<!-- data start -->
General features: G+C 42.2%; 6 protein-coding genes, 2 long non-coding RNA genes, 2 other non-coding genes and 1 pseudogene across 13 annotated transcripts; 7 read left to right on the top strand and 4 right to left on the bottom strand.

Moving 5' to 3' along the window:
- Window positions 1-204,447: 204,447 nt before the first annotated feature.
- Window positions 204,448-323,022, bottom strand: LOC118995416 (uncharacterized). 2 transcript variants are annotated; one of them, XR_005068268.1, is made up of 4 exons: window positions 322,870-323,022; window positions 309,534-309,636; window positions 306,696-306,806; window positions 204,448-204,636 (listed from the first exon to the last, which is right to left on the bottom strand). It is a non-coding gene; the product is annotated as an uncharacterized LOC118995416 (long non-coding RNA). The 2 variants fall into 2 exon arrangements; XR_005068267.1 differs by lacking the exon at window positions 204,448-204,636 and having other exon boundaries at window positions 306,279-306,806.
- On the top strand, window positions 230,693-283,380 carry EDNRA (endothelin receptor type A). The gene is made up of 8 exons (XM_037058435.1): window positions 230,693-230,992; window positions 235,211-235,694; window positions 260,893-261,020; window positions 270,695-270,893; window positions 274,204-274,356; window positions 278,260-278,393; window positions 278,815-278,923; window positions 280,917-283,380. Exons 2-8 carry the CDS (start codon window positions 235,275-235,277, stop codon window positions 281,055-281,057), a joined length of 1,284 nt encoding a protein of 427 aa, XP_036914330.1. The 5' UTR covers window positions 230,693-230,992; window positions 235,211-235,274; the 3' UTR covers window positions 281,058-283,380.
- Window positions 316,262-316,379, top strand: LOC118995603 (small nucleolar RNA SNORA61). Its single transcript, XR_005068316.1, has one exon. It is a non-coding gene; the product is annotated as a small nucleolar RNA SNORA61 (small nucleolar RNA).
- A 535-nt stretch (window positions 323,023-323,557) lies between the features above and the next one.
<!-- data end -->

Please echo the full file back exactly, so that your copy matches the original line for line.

General features: G+C 42.2%; 6 protein-coding genes, 2 long non-coding RNA genes, 2 other non-coding genes and 1 pseudogene across 13 annotated transcripts; 7 read left to right on the top strand and 4 right to left on the bottom strand.

Moving 5' to 3' along the window:
- Window positions 1-204,447: 204,447 nt before the first annotated feature.
- Window positions 204,448-323,022, bottom strand: LOC118995416 (uncharacterized). 2 transcript variants are annotated; one of them, XR_005068268.1, is made up of 4 exons: window positions 322,870-323,022; window positions 309,534-309,636; window positions 306,696-306,806; window positions 204,448-204,636 (listed from the first exon to the last, which is right to left on the bottom strand). It is a non-coding gene; the product is annotated as an uncharacterized LOC118995416 (long non-coding RNA). The 2 variants fall into 2 exon arrangements; XR_005068267.1 differs by lacking the exon at window positions 204,448-204,636 and having other exon boundaries at window positions 306,279-306,806.
- On the top strand, window positions 230,693-283,380 carry EDNRA (endothelin receptor type A). The gene is made up of 8 exons (XM_037058435.1): window positions 230,693-230,992; window positions 235,211-235,694; window positions 260,893-261,020; window positions 270,695-270,893; window positions 274,204-274,356; window positions 278,260-278,393; window positions 278,815-278,923; window positions 280,917-283,380. Exons 2-8 carry the CDS (start codon window positions 235,275-235,277, stop codon window positions 281,055-281,057), a joined length of 1,284 nt encoding a protein of 427 aa, XP_036914330.1. The 5' UTR covers window positions 230,693-230,992; window positions 235,211-235,274; the 3' UTR covers window positions 281,058-283,380.
- Window positions 316,262-316,379, top strand: LOC118995603 (small nucleolar RNA SNORA61). Its single transcript, XR_005068316.1, has one exon. It is a non-coding gene; the product is annotated as a small nucleolar RNA SNORA61 (small nucleolar RNA).
- A 535-nt stretch (window positions 323,023-323,557) lies between the features above and the next one.